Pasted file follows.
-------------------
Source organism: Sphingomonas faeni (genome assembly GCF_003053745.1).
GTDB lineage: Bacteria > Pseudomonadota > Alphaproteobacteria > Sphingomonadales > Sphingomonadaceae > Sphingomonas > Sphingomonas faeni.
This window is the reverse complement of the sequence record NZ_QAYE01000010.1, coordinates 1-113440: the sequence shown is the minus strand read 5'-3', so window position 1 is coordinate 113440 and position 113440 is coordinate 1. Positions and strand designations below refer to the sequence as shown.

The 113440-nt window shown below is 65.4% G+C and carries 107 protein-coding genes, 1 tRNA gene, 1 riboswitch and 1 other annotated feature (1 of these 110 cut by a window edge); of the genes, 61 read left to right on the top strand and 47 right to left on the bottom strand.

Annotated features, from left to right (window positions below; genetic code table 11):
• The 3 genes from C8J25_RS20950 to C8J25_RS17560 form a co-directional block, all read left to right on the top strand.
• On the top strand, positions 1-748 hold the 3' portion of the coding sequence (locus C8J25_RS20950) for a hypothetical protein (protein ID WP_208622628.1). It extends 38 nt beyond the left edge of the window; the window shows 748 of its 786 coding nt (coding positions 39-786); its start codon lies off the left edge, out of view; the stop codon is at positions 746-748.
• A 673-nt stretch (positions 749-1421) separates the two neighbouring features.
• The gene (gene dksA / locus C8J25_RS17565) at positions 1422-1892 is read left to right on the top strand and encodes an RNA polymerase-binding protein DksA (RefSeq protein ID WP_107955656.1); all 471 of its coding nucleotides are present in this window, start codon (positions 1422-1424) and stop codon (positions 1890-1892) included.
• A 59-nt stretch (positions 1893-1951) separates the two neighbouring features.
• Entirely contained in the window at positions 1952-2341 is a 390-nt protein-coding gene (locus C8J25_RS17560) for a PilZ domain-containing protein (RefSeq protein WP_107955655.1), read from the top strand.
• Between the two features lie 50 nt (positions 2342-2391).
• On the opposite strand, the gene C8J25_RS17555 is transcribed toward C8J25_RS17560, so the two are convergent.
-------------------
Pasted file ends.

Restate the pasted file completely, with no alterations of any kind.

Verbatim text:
Source organism: Sphingomonas faeni (genome assembly GCF_003053745.1).
GTDB lineage: Bacteria > Pseudomonadota > Alphaproteobacteria > Sphingomonadales > Sphingomonadaceae > Sphingomonas > Sphingomonas faeni.
This window is the reverse complement of the sequence record NZ_QAYE01000010.1, coordinates 1-113440: the sequence shown is the minus strand read 5'-3', so window position 1 is coordinate 113440 and position 113440 is coordinate 1. Positions and strand designations below refer to the sequence as shown.

The 113440-nt window shown below is 65.4% G+C and carries 107 protein-coding genes, 1 tRNA gene, 1 riboswitch and 1 other annotated feature (1 of these 110 cut by a window edge); of the genes, 61 read left to right on the top strand and 47 right to left on the bottom strand.

Annotated features, from left to right (window positions below; genetic code table 11):
• The 3 genes from C8J25_RS20950 to C8J25_RS17560 form a co-directional block, all read left to right on the top strand.
• On the top strand, positions 1-748 hold the 3' portion of the coding sequence (locus C8J25_RS20950) for a hypothetical protein (protein ID WP_208622628.1). It extends 38 nt beyond the left edge of the window; the window shows 748 of its 786 coding nt (coding positions 39-786); its start codon lies off the left edge, out of view; the stop codon is at positions 746-748.
• A 673-nt stretch (positions 749-1421) separates the two neighbouring features.
• The gene (gene dksA / locus C8J25_RS17565) at positions 1422-1892 is read left to right on the top strand and encodes an RNA polymerase-binding protein DksA (RefSeq protein ID WP_107955656.1); all 471 of its coding nucleotides are present in this window, start codon (positions 1422-1424) and stop codon (positions 1890-1892) included.
• A 59-nt stretch (positions 1893-1951) separates the two neighbouring features.
• Entirely contained in the window at positions 1952-2341 is a 390-nt protein-coding gene (locus C8J25_RS17560) for a PilZ domain-containing protein (RefSeq protein WP_107955655.1), read from the top strand.
• Between the two features lie 50 nt (positions 2342-2391).
• On the opposite strand, the gene C8J25_RS17555 is transcribed toward C8J25_RS17560, so the two are convergent.